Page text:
How fibrosis develops in butterfly syndrome patients
Children with a grave skin disorder known as butterfly syndrome develop severe and chronic blisters. Fibrosis, the thickening and scarring of connective tissues, is a major complication of the disease. Not only can fibrosis lead to club-like appendages where the skin grows over the fingers or toes, but Jefferson's Andrew South, Ph.D., an associate Professor in the department of Dermatology and Cutaneous Biology, has shown previously that fibrosis in butterfly syndrome patients also leads to an aggressive form of skin cancer that is often fatal. Now, Dr. South and colleagues have pinpointed how fibrosis develops in butterfly syndrome patients. The discovery points to a potential treatment for the debilitating complication.
The scientists suspected a protein called thrombospondin-1 (TSP1) might be involved in fibrosis. In previous research, Dr. South and colleagues discovered skin cells from butterfly syndrome patients have more TSP1 than skin cells from healthy individuals. In the new study, the researchers show TSP1 attaches to a protein that helps to hold layers of the skin together called collagen 7 (C7) in skin cells from healthy individuals. But C7 is missing in butterfly syndrome patients.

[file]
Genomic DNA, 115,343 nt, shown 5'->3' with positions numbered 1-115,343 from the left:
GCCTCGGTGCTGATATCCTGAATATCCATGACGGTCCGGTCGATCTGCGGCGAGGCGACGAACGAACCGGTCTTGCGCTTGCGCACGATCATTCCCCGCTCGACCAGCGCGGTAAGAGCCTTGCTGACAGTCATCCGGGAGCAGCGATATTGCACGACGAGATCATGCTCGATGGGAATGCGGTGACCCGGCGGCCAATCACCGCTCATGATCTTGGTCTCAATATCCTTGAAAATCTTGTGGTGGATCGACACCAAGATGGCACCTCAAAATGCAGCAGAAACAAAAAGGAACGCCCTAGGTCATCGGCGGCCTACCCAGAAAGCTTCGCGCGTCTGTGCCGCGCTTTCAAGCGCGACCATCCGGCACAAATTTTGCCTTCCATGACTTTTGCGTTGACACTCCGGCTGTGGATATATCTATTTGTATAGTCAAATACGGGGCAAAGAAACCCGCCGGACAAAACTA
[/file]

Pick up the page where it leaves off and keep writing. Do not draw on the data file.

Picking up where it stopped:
"We show for the first time in human cells that TSP1 binds to collagen 7 when it's there," says Dr. South, who published the results online January 23rd in the Journal of Investigative Dermatology. Since children with butterfly syndrome do not have much or any collagen 7, TSP1 instead is able to attach to a different molecule called transforming growth factor-β (TGFβ). TGFβ is a well-known signaling molecule that when activated triggers a cascade of molecular signals that culminate in fibrosis.
"Our data points to that being the major driver of fibrosis in these patients," says Dr. South, who is also a researcher at the Sidney Kimmel Cancer Center—Jefferson Health.
The researchers went on to show a molecule that stops TSP1 from activating TGFβ reduces fibrosis in a tissue engineered model of the symptom. In addition to this potential therapy, the researchers are now sifting through nearly 1,500 FDA-approved molecules to look for other treatments.
"Now that we know one of the major activators of fibrosis is TSP1, we're looking to see whether it's possible to repurpose any of those drugs to treat fibrosis in butterfly syndrome patients," says Dr. South.